FCC Grants ARRL Request for Emergencies, Hurricanes

The FCC has granted ARRL’s request for a temporary waiver to permit amateur data transmissions at a higher symbol rate than currently permitted by section 97.307(f) of the FCC Amateur Service rules. The FCC acted to facilitate hurricane and wildfire relief communications within the US and its territories.

Read the full story here.
73 de KE2YK

Hurricane Watch Net Is Activated

The Hurricane Watch Net

9/15 Update on Paulette:

Paulette has decided to do us folks in the Northeast a huge favor. Paulette is moving Northeast at 20 mph. Thanks for taking that sharp right turn into the Atlantic Paulette!

On 9/13, as Hurricane Paulette bore down on Bermuda the Hurricane Watch Net was activated on 9/13 on HF frequencies 14.225 and 7.268. Paulette was expected to make landfall on Bermuda on Monday 9/14.

As of Sunday 9/13, Paulette was at Category 2 strength was moving northwest at 14 miles per hour. Click here for latest the National Weather Service Map of Atlantic disturbances.

View a live image of Paulette in the Atlantic here.

Hurricane Paulette Over Bermuda

As of this post, Bermuda is within the eye of Paulette as a Category 1.

Read the full ARRL report here.

73 de KE2YK
Ham Shack Battery Equipment

How Long Will Your Backup Battery Last?

Somewhere in my travels across the Internet I ran into a formula for calculating transceiver usage and associated battery consumption. The formula has been a fairly accurate way to estimate my shack’s backup battery consumption. Draining 100% of a battery is obviously unworkable so transceiver run time is calculated at 75% of total battery amp hours. I have examples of the formula with both a 100 watt and 10 watt transceiver below. Plug in your own numbers and check your results.

Formula: %BAh / (((R%h x RI) + (T%h x TI)) = rt

  • %BAh – 75% of total battery ampere hour usage
  • R%h – percent of hour in receive mode
  • RI – radio ampere rating in receive mode
  • T%h – percent of hour in transmit mode
  • TI – radio ampere rating in transmit mode
  • rt – approximate transceiver run time

I keep an Optima Blue Top high performance AGM (sealed absorbed glass mat) battery on a CTEK Battery Minder Charger in the Ham Shack.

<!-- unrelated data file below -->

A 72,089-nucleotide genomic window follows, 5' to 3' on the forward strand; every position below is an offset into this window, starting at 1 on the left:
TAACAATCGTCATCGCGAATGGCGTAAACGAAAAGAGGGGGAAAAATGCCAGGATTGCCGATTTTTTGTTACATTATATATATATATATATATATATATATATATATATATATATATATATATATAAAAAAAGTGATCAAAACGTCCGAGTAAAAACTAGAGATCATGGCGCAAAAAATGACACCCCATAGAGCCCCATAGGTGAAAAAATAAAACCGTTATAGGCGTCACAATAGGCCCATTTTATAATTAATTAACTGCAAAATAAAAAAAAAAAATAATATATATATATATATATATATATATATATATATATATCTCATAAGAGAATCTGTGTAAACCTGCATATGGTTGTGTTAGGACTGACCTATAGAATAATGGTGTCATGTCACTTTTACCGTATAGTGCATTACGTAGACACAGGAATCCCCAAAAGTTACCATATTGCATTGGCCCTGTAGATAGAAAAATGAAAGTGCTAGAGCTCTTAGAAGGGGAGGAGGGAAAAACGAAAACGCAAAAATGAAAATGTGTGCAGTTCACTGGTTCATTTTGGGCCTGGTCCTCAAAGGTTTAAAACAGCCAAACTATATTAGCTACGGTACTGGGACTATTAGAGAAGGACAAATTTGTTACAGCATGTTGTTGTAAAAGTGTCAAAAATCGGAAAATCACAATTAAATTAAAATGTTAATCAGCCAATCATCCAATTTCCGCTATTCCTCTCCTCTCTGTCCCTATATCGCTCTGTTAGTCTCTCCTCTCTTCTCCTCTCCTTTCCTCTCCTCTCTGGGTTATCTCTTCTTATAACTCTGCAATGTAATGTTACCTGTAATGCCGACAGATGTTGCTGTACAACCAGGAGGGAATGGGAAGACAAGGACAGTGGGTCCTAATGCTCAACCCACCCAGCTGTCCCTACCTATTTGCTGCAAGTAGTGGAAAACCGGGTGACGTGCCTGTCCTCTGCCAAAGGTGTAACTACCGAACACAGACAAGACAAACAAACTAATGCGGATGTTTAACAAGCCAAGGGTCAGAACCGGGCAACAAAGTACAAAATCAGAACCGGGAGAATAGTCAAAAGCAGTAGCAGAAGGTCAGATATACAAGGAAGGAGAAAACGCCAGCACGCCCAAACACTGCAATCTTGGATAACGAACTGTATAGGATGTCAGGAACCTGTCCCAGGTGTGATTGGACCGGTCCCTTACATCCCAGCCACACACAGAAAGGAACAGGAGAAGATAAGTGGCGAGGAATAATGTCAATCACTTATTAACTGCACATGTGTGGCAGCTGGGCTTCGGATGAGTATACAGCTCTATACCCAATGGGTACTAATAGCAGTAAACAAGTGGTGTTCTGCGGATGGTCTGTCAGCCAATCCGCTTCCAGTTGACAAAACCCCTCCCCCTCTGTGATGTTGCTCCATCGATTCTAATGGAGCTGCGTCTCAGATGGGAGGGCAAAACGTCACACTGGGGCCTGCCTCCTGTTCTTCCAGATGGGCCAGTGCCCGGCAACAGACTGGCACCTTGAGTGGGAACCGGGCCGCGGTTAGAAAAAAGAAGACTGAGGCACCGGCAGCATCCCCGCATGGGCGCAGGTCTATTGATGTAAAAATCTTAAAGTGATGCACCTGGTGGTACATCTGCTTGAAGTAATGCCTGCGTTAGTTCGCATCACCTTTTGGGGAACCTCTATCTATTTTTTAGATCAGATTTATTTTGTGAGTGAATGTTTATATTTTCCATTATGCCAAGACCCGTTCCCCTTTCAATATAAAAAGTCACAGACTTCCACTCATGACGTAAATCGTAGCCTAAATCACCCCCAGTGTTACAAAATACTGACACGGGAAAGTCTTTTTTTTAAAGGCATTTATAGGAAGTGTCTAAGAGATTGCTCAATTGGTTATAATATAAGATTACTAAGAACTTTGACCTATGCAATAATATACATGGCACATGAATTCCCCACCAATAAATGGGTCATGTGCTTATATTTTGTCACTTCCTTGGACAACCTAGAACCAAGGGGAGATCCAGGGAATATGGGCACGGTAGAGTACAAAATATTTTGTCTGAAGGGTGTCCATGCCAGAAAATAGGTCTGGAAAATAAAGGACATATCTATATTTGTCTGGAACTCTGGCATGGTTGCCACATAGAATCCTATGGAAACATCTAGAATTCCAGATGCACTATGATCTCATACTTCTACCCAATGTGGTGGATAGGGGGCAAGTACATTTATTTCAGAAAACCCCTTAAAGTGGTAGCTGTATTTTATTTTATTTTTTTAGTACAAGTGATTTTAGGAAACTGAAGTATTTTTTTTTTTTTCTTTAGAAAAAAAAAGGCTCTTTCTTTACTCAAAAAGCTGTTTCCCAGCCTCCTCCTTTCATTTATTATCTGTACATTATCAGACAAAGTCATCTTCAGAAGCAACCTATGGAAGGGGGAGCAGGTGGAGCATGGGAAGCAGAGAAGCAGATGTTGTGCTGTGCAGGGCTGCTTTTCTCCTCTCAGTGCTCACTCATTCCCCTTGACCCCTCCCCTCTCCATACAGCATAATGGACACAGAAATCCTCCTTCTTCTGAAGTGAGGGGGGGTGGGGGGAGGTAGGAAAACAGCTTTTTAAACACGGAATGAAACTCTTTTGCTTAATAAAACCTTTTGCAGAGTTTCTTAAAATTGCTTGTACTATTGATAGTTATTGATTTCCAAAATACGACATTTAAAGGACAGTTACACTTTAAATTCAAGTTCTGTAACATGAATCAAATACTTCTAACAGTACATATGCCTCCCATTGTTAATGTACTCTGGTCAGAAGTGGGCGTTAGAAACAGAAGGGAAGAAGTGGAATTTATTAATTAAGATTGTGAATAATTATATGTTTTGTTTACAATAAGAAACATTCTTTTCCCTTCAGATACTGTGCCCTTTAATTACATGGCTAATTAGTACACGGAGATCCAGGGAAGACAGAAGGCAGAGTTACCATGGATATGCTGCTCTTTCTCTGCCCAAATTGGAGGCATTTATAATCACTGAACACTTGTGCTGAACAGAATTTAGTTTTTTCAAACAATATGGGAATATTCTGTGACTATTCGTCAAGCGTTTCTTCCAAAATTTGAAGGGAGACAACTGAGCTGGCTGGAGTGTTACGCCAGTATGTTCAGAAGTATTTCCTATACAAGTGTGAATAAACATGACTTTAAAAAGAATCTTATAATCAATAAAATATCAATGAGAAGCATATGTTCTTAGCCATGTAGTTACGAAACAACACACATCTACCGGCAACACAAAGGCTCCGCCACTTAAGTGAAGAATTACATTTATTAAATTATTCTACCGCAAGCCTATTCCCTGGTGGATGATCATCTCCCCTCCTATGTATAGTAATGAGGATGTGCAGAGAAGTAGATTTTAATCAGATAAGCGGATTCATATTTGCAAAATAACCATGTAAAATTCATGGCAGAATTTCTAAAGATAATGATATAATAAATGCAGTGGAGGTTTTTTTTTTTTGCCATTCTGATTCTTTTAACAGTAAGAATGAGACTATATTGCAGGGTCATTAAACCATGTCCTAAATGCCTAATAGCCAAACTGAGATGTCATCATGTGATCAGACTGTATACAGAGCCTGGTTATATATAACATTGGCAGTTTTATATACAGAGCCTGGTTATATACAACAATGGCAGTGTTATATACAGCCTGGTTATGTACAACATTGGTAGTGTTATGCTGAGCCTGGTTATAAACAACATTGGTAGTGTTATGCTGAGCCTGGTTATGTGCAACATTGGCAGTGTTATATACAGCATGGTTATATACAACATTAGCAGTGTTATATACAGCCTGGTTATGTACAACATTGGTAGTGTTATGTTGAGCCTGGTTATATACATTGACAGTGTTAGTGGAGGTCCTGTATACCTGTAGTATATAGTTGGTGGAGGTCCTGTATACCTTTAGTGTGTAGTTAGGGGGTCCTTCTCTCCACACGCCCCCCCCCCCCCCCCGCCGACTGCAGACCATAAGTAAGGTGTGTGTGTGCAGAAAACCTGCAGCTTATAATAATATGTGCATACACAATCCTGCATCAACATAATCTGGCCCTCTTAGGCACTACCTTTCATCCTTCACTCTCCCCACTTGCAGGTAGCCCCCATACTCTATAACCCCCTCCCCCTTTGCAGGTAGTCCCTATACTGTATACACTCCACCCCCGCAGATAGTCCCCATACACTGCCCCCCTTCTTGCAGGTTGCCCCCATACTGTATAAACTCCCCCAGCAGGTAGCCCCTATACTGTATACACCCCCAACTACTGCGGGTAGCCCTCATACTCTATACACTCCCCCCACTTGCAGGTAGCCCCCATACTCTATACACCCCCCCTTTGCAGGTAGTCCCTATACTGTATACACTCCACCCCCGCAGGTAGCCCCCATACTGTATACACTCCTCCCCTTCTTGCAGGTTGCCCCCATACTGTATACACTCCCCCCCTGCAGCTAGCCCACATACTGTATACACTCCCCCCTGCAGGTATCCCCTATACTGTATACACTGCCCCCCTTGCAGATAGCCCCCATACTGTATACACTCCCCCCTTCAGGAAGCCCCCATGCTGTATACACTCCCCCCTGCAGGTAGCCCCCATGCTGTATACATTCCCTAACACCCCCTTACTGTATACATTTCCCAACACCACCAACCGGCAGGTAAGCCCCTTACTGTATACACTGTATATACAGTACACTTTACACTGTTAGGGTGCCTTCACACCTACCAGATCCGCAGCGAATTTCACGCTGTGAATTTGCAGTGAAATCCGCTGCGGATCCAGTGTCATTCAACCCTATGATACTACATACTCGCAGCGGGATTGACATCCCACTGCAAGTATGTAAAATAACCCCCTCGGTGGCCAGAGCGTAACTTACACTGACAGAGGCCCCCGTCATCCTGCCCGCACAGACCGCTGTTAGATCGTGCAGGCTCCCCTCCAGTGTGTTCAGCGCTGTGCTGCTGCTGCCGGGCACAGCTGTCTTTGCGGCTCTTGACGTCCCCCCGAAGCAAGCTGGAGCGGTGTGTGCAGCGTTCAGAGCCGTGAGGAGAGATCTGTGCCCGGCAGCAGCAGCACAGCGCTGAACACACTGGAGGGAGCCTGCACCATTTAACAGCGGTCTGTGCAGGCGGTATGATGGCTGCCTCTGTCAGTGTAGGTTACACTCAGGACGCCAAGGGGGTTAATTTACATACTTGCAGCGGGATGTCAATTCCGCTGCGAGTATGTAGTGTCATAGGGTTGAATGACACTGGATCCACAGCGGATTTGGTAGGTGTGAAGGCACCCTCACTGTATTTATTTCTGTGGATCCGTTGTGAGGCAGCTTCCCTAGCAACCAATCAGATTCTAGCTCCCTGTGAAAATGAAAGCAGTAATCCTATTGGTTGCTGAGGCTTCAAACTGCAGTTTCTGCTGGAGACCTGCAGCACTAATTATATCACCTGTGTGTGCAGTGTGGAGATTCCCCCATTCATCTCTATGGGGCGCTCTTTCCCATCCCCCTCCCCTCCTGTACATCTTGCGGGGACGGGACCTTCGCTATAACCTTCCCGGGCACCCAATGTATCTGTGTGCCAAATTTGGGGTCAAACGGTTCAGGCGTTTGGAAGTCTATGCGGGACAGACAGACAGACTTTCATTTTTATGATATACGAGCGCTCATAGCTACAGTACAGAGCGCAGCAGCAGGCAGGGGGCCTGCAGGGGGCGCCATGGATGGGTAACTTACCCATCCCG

The AGM design holds the electrolyte in suspension and keeps the electrolyte in constant contact with the lead surface on the plates. AGM batteries are superior to flooded batteries in a number of ways. AGM batteries are spill proof, can be used in rugged environments, charge faster and have a much longer life to name a few.

Battery chargers are generally broken down into two general categories, smart chargers and trickle chargers. Smart chargers offer an efficient design to prolong battery life. Using trickle chargers for long term battery maintenance will actually destroy batteries because they cycle on and off which eventually overcharges and dries the battery out.

CTEK’s chargers switch to a pulse mode after the battery is fully charged. Pulse mode allows a battery to self discharge to a predetermined level and then another charge cycle is initiated. Pulse mode avoids overcharging and effectively exercises the battery as if it were in use. As a result, pulse mode greatly extends battery life.

I found that keeping my 5 year old Optima Blue Top maintained with the CTEK battery minder has done a great job in keeping my Optima Blue Top in peak condition.

50Ah battery with 100 watt transceiver

  • %BAh = 50Ah * .75 = .37.5Ah
  • T%h = 25% of hour = .25 x TI of 20 amp TX rating = 5 amps per hour
  • R%h = 75% hour = .75 x 3 amp RX rating = 2.25 amps per hour
  • 5 + 2.25 = 7.75Ah consumed hourly
  • 37.5Ah / 7.75Ah = ~ 4.8 hours transceiver run time @ 100 watts

50Ah battery with 10 watt transceiver

  • %BAh = 50Ah * .75 = .37.5Ah
  • T%h = 25% of hour = .25 x TI of 2 amp TX rating = .5 amps per hour
  • R%h = 75% hour = .75 x .25 amp RX rating = .15 amps per hour
  • .5 + .15 = .65Ah consumed hourly
  • 37.5Ah / .65Ah = ~ 57 hours transceiver run time @ 10 watts

What kind of Ham Shack backup battery system do you use?